Birmingham City Council has announced its plans to install photovoltaic solar panels on 10,000 council houses. According to reports in the Guardian, the council agreed last week to set the ball rolling on the £100m project.

The plan will go ahead under the Birmingham Energy Savers programme, which is aimed at helping the city to deliver on the target contained in its Declaration on Climate Change, which sets out plans to retrofit 10% of homes with renewable technology by 2015 and cut carbon dioxide emissions 60% by 2026. If this plan goes ahead, Birmingham could see free solar power provided to some of the poorest areas in the city, saving a typical family household hundreds of pounds a year on their fuel bills through the feed in tariff scheme.

“Birmingham Energy Savers offers a fantastic opportunity for residents and businesses to cut carbon pollution, and save themselves thousands of pounds by reducing future bills,” said Cllr Paul Tilsley, Deputy Leader of Birmingham City Council. “It will significantly improve the lives of people in Birmingham, setting a green standard beyond that of any city in the world.”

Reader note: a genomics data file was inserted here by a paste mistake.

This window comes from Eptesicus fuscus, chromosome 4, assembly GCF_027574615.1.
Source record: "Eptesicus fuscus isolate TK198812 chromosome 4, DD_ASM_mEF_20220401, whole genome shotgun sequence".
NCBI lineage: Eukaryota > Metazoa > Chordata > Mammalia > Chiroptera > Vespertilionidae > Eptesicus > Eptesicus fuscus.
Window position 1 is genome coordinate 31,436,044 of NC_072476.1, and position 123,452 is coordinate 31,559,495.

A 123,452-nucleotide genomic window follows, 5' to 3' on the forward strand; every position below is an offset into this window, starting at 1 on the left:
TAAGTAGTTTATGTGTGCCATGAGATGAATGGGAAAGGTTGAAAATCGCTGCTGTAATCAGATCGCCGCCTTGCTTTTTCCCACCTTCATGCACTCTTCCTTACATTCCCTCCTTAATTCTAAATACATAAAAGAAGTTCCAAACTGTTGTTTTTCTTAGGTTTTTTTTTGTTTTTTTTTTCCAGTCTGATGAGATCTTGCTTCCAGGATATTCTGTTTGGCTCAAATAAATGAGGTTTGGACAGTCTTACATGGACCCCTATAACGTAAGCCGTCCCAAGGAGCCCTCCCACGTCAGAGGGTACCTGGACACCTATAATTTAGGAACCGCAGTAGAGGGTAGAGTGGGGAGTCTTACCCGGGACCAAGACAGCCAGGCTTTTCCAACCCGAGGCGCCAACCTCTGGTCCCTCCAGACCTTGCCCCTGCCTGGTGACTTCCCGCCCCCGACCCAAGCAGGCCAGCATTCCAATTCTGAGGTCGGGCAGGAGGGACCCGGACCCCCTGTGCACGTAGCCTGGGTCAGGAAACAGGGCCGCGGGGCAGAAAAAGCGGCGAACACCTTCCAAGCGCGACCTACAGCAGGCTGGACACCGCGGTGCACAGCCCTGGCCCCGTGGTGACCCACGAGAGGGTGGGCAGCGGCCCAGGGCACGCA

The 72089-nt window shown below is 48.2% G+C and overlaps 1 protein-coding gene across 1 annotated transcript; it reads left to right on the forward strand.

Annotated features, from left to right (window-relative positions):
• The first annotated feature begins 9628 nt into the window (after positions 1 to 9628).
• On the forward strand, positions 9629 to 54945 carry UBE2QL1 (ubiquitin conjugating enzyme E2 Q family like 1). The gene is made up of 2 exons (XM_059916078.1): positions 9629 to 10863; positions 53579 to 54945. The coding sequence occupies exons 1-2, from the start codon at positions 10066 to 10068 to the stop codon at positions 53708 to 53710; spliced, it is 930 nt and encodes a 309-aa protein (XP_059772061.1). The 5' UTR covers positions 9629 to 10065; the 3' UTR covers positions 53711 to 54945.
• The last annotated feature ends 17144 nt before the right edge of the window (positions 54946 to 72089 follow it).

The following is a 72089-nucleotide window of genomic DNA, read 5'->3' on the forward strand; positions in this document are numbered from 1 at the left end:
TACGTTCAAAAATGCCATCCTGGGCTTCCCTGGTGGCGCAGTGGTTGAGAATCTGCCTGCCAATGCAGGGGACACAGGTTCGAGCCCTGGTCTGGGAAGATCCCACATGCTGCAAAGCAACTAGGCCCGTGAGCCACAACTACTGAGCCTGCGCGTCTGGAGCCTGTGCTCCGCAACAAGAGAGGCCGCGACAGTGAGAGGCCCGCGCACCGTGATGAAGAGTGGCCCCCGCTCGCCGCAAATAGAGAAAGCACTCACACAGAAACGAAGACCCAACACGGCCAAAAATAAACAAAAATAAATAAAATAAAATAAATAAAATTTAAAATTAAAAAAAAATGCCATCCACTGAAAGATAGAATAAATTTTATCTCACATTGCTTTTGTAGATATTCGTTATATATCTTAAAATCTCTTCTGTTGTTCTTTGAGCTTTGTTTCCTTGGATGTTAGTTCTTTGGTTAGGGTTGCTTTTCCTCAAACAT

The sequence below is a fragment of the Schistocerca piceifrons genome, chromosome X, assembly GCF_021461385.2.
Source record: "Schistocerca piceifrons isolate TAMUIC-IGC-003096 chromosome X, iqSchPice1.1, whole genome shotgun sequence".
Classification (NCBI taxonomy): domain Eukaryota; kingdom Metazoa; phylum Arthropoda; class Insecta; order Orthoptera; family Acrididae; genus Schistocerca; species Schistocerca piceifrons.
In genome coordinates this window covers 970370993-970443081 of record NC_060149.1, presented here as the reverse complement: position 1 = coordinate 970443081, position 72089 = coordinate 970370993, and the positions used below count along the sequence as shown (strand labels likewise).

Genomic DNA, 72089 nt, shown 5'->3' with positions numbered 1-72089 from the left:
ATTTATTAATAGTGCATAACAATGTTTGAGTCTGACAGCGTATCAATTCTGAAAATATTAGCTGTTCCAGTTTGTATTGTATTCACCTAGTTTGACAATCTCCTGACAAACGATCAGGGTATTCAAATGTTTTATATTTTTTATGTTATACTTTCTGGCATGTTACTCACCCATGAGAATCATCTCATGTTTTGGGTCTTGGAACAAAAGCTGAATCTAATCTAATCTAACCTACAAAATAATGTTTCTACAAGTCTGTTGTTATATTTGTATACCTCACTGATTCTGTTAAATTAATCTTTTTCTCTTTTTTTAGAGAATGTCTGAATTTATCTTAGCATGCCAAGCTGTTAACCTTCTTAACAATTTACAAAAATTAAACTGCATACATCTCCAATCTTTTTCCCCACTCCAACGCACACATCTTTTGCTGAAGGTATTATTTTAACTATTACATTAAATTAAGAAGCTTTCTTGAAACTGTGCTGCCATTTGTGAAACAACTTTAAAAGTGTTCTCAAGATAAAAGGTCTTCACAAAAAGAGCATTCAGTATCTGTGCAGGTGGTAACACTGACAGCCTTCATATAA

According to the Guardian, commercial banks will provide half the up-front investment for the scheme, supplemented by £25m from the energy companies and £25m borrowed by the council. Households taking part in the scheme will have to pay a levy on their energy bills to repay the initial loan, but any increase in energy bills will be offset by the savings provided from the solar energy they use.

As well as saving energy and money for residents, the project is also expected to boost training opportunities, protect jobs and support the growth of green businesses in the city.